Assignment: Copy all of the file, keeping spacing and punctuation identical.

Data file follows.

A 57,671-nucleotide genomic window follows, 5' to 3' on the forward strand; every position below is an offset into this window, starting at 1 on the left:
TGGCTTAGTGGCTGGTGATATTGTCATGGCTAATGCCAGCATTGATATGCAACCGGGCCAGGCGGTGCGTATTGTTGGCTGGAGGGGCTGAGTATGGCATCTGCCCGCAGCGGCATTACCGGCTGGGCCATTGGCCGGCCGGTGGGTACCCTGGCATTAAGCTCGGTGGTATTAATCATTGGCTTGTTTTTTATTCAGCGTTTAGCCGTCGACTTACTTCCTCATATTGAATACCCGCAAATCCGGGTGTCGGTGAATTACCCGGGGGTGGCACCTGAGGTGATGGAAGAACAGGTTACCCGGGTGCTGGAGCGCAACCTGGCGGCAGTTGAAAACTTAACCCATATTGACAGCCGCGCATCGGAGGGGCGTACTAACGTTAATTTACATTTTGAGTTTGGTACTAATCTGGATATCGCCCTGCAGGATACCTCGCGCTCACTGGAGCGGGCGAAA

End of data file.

A 57,671-nucleotide genomic window follows, 5' to 3' on the forward strand; every position below is an offset into this window, starting at 1 on the left:
TGGCTTAGTGGCTGGTGATATTGTCATGGCTAATGCCAGCATTGATATGCAACCGGGCCAGGCGGTGCGTATTGTTGGCTGGAGGGGCTGAGTATGGCATCTGCCCGCAGCGGCATTACCGGCTGGGCCATTGGCCGGCCGGTGGGTACCCTGGCATTAAGCTCGGTGGTATTAATCATTGGCTTGTTTTTTATTCAGCGTTTAGCCGTCGACTTACTTCCTCATATTGAATACCCGCAAATCCGGGTGTCGGTGAATTACCCGGGGGTGGCACCTGAGGTGATGGAAGAACAGGTTACCCGGGTGCTGGAGCGCAACCTGGCGGCAGTTGAAAACTTAACCCATATTGACAGCCGCGCATCGGAGGGGCGTACTAACGTTAATTTACATTTTGAGTTTGGTACTAATCTGGATATCGCCCTGCAGGATACCTCGCGCTCACTGGAGCGGGCGAAA